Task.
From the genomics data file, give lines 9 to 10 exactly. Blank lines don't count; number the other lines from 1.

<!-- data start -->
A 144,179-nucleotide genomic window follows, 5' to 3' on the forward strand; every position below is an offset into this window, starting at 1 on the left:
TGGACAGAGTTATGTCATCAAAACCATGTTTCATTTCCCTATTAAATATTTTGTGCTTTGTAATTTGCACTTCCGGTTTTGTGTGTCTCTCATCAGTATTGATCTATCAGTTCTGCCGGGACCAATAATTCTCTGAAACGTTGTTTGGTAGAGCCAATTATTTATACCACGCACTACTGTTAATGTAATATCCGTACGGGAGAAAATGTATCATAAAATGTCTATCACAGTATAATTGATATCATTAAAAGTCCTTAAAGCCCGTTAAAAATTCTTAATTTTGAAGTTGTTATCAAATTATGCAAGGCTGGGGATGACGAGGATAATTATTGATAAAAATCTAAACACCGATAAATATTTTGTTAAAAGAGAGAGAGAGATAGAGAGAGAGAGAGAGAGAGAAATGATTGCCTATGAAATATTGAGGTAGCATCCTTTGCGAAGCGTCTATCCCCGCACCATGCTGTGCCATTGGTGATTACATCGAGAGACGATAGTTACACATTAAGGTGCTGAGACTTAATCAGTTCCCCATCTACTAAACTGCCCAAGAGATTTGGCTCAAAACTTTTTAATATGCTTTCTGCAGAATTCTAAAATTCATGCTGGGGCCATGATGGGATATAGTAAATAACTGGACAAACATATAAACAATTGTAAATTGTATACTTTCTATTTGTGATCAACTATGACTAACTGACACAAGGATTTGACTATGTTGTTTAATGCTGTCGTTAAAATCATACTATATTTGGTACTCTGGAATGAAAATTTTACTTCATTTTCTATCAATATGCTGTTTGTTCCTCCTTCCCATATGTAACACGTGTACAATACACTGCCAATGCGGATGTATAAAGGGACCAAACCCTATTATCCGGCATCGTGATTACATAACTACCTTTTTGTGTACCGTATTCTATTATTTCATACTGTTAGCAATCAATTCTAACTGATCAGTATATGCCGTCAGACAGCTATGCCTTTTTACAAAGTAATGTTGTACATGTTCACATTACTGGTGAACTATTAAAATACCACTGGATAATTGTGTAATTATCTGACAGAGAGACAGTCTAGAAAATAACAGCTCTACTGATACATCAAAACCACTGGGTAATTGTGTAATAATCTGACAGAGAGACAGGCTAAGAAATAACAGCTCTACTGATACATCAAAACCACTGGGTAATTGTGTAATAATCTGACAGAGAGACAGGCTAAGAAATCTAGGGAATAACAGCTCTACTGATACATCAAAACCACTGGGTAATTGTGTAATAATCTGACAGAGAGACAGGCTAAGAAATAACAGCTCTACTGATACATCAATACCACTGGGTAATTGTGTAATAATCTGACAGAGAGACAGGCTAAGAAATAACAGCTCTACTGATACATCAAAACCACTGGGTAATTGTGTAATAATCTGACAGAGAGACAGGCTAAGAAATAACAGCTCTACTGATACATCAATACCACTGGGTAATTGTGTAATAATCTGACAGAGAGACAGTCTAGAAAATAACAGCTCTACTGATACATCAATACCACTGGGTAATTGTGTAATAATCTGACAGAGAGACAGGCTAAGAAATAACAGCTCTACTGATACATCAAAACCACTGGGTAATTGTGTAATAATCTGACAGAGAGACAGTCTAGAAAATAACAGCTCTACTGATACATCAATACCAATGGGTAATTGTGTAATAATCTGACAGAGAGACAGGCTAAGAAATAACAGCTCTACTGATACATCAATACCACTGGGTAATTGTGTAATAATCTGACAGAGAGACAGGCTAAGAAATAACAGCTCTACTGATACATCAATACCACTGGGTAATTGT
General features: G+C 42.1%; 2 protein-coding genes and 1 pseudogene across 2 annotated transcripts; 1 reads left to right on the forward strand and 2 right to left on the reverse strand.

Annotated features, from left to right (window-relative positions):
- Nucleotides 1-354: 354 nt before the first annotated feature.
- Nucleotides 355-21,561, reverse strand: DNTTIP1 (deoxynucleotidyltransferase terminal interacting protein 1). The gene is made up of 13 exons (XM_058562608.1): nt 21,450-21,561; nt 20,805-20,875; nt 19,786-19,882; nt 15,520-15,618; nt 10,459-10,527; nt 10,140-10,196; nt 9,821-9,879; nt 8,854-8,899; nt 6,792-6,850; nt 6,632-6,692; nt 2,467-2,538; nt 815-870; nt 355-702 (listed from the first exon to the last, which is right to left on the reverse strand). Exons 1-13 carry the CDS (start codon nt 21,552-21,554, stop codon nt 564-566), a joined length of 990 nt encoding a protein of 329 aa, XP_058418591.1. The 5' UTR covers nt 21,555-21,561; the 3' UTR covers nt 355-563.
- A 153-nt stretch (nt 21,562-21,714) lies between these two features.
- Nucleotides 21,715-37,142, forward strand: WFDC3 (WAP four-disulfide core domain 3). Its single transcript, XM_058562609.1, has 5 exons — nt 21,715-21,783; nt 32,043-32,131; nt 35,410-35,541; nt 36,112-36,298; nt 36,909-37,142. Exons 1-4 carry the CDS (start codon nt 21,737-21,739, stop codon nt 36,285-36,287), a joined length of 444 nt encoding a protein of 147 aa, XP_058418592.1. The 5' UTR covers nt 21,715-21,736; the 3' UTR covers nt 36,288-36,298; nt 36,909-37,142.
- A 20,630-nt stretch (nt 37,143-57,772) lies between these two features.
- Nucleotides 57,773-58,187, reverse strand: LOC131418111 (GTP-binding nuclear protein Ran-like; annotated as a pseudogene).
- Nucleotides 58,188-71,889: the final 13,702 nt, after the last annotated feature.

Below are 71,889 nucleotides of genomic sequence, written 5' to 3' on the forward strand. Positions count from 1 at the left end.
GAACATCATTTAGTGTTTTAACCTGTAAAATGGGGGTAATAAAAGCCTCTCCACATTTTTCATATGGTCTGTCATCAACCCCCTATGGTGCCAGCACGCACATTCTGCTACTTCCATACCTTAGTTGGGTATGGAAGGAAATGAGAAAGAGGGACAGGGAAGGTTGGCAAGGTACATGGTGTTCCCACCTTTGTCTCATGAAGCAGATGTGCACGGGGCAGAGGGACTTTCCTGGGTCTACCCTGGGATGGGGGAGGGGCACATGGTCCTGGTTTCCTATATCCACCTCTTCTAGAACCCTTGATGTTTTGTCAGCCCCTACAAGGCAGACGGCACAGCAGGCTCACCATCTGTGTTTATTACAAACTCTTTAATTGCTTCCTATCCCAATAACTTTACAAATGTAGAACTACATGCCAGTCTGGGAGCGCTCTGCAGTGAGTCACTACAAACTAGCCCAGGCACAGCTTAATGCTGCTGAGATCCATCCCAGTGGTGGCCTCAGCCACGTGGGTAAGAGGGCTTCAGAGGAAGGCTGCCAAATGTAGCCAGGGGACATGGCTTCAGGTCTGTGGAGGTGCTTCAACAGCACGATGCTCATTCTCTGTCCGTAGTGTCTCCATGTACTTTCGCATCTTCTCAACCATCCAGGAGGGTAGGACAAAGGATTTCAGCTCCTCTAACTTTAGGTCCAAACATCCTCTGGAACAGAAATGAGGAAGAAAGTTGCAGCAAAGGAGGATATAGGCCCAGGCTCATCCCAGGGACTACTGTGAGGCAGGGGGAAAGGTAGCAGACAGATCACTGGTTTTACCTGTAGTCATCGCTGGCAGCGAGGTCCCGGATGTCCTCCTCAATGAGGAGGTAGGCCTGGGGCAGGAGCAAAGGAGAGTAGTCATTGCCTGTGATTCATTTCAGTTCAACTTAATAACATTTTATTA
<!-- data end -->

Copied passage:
- A 20,630-nt stretch (nt 37,143-57,772) lies between these two features.
- Nucleotides 57,773-58,187, reverse strand: LOC131418111 (GTP-binding nuclear protein Ran-like; annotated as a pseudogene).